Monologue Practice

Educational Objective:

Students will be able to practice their monologues by working individually and with partners to improve their acting choices and performance confidence.


Facet of Understanding

#2 Interpretation, # 3 Application, #5 Empathy


Enduring Understanding 1:

Monologues come from within the character.


Enduring Understanding 2:

Understanding the character’s motives can create strong objectives.


Essential Question 1:

How can characters’ actions be prompted by motivations?


Essential Question 2:

How can characters’ motivations be prompted by actions?



Materials Needed:

Graded character analyses.



Monologues to the wall: As students walk in, tell students to set their stuff down and find a space on the wall. Students face the wall and give a full performance to it. When finished they call time. Teacher responds with the time they finished (has been timing them on a stopwatch.)
Step 1 – Review: Hand back character analyses
Step 2 – Practice: Monologue catch-up/Memorization (if needed.) Individually.
Step 3 – Practice: Monologue work with a partner. Instruct them to watch each other perform twice and give each other feedback to help them develop their characters.
Step 4 – Practice: Monologue circle: One group on the inside circle facing the group on the outside circle. If odd numbers, teacher joins the circle. They have 2 minutes each to do their monologue: In the first minute they perform, in the second minute they get feedback from partner. Switch performers. Do the same thing. Once both have gone, rotate the outside circle to switch partners. Do it until everyone on the outside circle has met with everyone on the inside circle.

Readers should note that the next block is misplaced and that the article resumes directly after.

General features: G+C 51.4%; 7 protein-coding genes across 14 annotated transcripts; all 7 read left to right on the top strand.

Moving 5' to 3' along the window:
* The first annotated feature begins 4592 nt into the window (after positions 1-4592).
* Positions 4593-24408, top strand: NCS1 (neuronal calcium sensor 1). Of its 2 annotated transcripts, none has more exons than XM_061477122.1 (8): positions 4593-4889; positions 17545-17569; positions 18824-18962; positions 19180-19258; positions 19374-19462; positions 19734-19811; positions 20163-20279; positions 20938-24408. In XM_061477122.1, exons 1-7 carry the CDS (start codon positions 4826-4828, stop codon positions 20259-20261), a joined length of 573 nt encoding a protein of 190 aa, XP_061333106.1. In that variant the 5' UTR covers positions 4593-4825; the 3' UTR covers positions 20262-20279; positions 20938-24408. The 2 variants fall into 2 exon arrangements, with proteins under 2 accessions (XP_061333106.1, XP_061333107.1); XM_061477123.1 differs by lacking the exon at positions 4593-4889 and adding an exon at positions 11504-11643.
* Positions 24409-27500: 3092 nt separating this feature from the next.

Step 7 – Practice/Perform: If they need it, give them more time to work. Individually, with partners, or as a group depending on their needs. Another thing you could do as a group is to have them do a speed through to the wall, or to get really big or small during emotional spots if they struggle finding emotion.
However, if they’re ready, and there’s time, jump into the monologue performances through the end of the period. Work them and have each student do their monologue a couple times giving them feedback and correction (and praise!).



Final Assessment for Lesson 6:

10 points for active participation in the preparation process.
Monologue performances. Monologues: Student has a monologue written and performed that is relevant to the character. Student participates and performs their monologue. Student has a good attitude and has worked to include feedback from partners and teacher.



50 points – Participation and good Attitude, 10. Preparation, 10. Memorization, 5. Distinct Character choices – physical, 10. Taking direction, 15.




Be prepared to perform next class.